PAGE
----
Comet PANSTARRS closest to the sun in early March

Whether you’ve managed to glimpse the comet or not, you’ll love this video showing PANSTARRS as seen from space. Bright dot on the right is Earth!

Whether you’ve managed to glimpse Comet PANSTARRS in the night sky or not, you’ll love these two vidoes of PANSTARRS. The first is from NASA’s solar monitoring spacecraft STEREO-B, located on the sun’s far side as seen from Earth. The on-board space telescope snapped hundreds of images of the comet as it rounded the sun from March 9 to 16, 2013 (it was closest on March 10). This video, which I first spotted on National Geographic’s site, is thanks to analyst Karl Battams of the Naval Research Lab, who stitched together the images.

This next video shows the comet as it appeared to NASA’s Solar Terrestrial Relations Observatory (STEREO) on March 10-15, 2013 (repeated three times). The movie shows the comet as it was closest to the sun. Where is Earth in this image? We’re still the unmoving bright orb on the right.

Hard to believe, isn’t it, that this is the same comet so many are struggling to glimpse in the sunset sky? PANSTARRS is still there, by the way, but you have to look hard to see it.

Click here for a Comet PANSTARRS viewing guide.

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Comet PANSTARRS on March 23, 2013 from our friend Susan Gies Jensen in Odessa, Washington. She said,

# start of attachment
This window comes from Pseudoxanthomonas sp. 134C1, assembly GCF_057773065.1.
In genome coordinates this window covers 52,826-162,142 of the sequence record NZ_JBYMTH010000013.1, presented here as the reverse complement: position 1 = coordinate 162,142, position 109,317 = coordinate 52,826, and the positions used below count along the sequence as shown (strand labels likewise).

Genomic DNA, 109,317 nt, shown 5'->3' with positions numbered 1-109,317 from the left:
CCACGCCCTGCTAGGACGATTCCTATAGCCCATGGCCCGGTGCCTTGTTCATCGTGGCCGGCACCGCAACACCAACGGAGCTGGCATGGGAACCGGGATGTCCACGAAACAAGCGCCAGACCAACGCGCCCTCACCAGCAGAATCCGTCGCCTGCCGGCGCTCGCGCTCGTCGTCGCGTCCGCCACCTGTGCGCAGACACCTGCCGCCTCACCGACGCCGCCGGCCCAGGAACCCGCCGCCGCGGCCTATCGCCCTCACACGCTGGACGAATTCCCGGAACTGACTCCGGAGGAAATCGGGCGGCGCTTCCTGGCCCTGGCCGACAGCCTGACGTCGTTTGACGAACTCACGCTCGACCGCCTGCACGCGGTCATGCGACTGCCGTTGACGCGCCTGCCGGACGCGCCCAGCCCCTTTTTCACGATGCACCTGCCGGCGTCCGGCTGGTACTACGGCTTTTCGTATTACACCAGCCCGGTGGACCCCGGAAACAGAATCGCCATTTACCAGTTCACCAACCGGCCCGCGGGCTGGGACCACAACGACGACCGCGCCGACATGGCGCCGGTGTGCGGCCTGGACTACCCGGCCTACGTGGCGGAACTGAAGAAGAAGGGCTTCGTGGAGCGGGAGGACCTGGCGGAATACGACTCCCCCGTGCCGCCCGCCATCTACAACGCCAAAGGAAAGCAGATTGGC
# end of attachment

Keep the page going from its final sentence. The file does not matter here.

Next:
Comet PANSTARRS on March 23, 2013 from our friend Susan Gies Jensen in Odessa, Washington. She said, “Was lucky to have a clear night sky last night and to find PANSTARRS (after looking for weeks)! It is pretty dim and the night was bright with the waxing Moon, but I was able to find the comet with binoculars.”

The images in the movie above were captured by the Heliospheric Imager (HI), an instrument that looks to the side of the sun to watch coronal mass ejections (CMEs) as they travel toward Earth. The bright light on the left comes from the sun and the bursts from the left represent the solar material erupting off the sun in a CME. While it appears from STEREO’s point of view that the CME passes right by the comet, the two are not lying in the same plane, which scientists know since the comet’s tail didn’t move or change in response to the CME’s passage.

Bottom line: Movie from NASA’s Solar Terrestrial Relations Observatory shows Comet PANSTARRS at its closest to the sun.

Deborah Byrd

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